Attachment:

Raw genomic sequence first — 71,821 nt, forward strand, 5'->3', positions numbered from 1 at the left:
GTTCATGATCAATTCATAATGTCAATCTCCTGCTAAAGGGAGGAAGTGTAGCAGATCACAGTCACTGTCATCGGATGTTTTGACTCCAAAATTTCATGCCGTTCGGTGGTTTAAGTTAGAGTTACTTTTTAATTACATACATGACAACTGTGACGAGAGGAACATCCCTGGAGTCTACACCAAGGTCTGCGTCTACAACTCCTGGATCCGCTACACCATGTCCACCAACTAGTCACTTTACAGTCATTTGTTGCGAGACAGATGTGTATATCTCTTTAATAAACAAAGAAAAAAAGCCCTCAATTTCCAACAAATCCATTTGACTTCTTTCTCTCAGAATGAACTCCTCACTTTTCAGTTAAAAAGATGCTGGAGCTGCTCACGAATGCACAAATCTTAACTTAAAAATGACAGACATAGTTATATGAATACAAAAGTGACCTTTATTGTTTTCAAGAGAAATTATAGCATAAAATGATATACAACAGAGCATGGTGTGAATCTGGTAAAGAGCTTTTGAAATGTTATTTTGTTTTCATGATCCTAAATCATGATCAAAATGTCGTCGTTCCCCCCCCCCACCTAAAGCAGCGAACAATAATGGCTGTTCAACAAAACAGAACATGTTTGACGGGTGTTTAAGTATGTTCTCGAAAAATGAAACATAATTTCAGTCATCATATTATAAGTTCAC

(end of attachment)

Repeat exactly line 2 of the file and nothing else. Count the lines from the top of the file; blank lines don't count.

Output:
GTTCATGATCAATTCATAATGTCAATCTCCTGCTAAAGGGAGGAAGTGTAGCAGATCACAGTCACTGTCATCGGATGTTTTGACTCCAAAATTTCATGCCGTTCGGTGGTTTAAGTTAGAGTTACTTTTTAATTACATACATGACAACTGTGACGAGAGGAACATCCCTGGAGTCTACACCAAGGTCTGCGTCTACAACTCCTGGATCCGCTACACCATGTCCACCAACTAGTCACTTTACAGTCATTTGTTGCGAGACAGATGTGTATATCTCTTTAATAAACAAAGAAAAAAAGCCCTCAATTTCCAACAAATCCATTTGACTTCTTTCTCTCAGAATGAACTCCTCACTTTTCAGTTAAAAAGATGCTGGAGCTGCTCACGAATGCACAAATCTTAACTTAAAAATGACAGACATAGTTATATGAATACAAAAGTGACCTTTATTGTTTTCAAGAGAAATTATAGCATAAAATGATATACAACAGAGCATGGTGTGAATCTGGTAAAGAGCTTTTGAAATGTTATTTTGTTTTCATGATCCTAAATCATGATCAAAATGTCGTCGTTCCCCCCCCCCACCTAAAGCAGCGAACAATAATGGCTGTTCAACAAAACAGAACATGTTTGACGGGTGTTTAAGTATGTTCTCGAAAAATGAAACATAATTTCAGTCATCATATTATAAGTTCAC